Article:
25. July 2023
Close up

“One doesn’t forget something like that” – Norbert Lopper in Auschwitz

by Barbara Staudinger
© United States Holocaust Memorial Museum, courtesy of Yad Vashem
Norbert Lopper became known to the general public as “Mister Austria” just a few years ago, shortly before his death in 2015, through a publication bearing that title. The longtime Austria Wien club secretary was not only a football legend who helped his club achieve international success and discovered football greats like Herbert Prohaska – he was also a Shoah survivor and eyewitness.

In 1919 Norbert Lopper was born into a middle-class Jewish household in Vienna-Brigittenau and had four siblings. Since both parents worked, the children were left to their own devices in the afternoons and the boys played football in Augarten park. A talented footballer, Norbert Lopper soon joined FC Sparta Wien, whose clubhouse on Rauscherstrasse was not far from the family’s apartment. As he later said, football was his life. In 1935 he was discovered as a junior player by SC Hakoah at a time when they were no longer one of Austria’s top teams. Lopper began an apprenticeship and played football until Austria’s “Anschluss” on the German Reich.

In 1938 the family fled to Belgium, where relatives were already staying. Norbert Loppert played there for small fees on the Jewish clubs Étoile (Star) and Maccabi Bruxelles and was thus able to contribute to their livelihood. After the German Wehrmacht invaded Belgium in May 1940, life became dangerous. Norbert Lopper fled to France, was imprisoned and, after escaping the St. Cyprien internment camp, decided to return to Brussels. In 1940 he married his girlfriend Rebecca Cige, whom he had met in Belgium and who had accompanied him on his flight. The couple survived in occupied Belgium until 1942, before they were ordered to go to Gare du Nord for “work assignments” and deported to Auschwitz. Separated at the ramp, Norbert Lopper never saw his wife again.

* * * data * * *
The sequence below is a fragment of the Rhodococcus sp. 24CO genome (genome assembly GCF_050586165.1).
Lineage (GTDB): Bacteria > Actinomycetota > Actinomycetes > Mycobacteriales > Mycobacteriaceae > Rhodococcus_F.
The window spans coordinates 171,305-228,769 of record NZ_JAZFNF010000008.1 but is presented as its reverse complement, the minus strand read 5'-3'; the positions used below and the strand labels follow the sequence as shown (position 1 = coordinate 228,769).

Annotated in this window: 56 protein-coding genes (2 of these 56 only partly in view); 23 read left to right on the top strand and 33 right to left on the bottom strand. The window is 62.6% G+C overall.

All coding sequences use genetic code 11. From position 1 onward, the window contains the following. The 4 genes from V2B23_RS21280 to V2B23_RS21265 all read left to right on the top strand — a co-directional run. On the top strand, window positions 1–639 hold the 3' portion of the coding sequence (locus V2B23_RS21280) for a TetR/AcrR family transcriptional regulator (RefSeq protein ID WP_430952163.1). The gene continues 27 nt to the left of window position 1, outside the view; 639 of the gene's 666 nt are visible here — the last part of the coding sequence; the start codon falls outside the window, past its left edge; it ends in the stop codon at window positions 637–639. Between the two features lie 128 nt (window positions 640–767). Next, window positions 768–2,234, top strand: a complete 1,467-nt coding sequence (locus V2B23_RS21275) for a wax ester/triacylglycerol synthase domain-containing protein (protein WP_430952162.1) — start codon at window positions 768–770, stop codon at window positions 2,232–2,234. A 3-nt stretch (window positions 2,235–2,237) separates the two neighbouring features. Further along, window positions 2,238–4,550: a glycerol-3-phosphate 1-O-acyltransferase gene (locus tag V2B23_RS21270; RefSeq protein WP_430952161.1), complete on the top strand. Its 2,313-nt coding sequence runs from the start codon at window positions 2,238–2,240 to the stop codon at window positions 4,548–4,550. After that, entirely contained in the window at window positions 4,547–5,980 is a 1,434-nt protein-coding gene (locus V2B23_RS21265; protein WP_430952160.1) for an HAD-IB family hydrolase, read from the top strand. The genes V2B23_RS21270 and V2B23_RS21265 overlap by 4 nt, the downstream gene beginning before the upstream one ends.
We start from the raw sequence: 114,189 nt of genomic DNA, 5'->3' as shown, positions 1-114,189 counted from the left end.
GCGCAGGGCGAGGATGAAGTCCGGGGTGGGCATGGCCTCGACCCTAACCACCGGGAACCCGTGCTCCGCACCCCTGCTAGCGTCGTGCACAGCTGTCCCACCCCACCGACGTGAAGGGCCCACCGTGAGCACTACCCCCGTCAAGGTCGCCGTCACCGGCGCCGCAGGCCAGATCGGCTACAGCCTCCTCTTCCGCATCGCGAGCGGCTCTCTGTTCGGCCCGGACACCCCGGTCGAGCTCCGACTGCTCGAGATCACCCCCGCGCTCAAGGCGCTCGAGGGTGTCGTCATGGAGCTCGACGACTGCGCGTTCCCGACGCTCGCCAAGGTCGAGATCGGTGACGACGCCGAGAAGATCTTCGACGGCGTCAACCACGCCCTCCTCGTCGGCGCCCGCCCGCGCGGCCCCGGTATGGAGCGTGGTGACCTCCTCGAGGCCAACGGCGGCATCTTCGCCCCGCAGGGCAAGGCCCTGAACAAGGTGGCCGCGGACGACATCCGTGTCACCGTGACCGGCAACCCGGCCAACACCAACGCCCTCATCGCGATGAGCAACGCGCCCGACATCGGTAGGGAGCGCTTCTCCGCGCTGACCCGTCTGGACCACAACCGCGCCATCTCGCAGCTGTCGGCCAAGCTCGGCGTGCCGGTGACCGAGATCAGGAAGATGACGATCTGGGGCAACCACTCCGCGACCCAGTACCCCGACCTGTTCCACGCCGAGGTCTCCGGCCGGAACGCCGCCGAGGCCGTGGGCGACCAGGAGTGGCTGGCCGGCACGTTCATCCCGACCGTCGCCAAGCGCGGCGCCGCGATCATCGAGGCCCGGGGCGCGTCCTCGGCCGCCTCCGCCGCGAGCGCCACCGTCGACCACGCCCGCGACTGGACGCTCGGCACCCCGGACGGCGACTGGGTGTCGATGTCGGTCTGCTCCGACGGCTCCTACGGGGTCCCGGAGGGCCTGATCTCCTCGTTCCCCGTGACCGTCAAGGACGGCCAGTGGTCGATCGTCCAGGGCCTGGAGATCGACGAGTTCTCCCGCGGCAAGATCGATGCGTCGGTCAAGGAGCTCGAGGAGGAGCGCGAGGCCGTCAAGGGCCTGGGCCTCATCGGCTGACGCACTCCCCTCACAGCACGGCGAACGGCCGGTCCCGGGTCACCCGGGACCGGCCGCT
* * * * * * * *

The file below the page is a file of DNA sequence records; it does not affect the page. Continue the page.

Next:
© United States Holocaust Memorial Museum, courtesy of Yad Vashem

Selection at the ramp in Auschwitz-Birkenau, 1944. In prisoner uniforms Hans Schor (middle front), Norbert Lopper (middle back) and Heini Preiss (right)

Lopper was interred in the so-called main camp, Auschwitz I, for several months before he had to move to Auschwitz-Birkenau. There he was lucky enough to be assigned to the work commando at the ramp, the Kanada Kommando that brought the deportees’ personal belongings to the warehouse. Lopper then became a direct witness of the mass murder. When he saw his mother and youngest brother at the ramp during the selection on August 2, 1944, he was able to persuade Kapo Hans Schor, a Jewish prisoner and Spanish Civil War veteran who also came from Vienna, to take them into the camp, thus saving their lives. When the Auschwitz death camp began to be evacuated in the fall of 1944, attempts were made to cover up the crimes while the killings continued. Norbert Lopper, who had nearly been beaten to death several times during his years there, survived the death march to Mauthausen in January 1945 and was liberated there by American troops in May 1945.

As a result of the mistreatment by the SS during his concentration camp imprisonment, his injuries were so great that he could hardly play football anymore. Norbert Lopper first went to Brussels and did not return to his hometown of Vienna until 1953. From that point on his life belonged to Austria Wien. As of 1956 he was busy day and night as club secretary and not many people asked about his story. He first joined the Lagergemeinschaft Auschwitz, a community of former camp inmates, after his retirement in 1983 and subsequently made himself available as a contemporary witness. Norbert Lopper died in Vienna in 2015.

: Commemorative jersey for Norbert Lopper’s 90th birthday, 2009, textile, Collection Pierre Lopper
© JMW, Tobias de St. Julien

Commemorative jersey for Norbert Lopper's 90th birthday which is currently on display at our exhibition Super Jews. Jewish Identity in the Football Stadium. 2009, Textile, Pierre Lopper Collection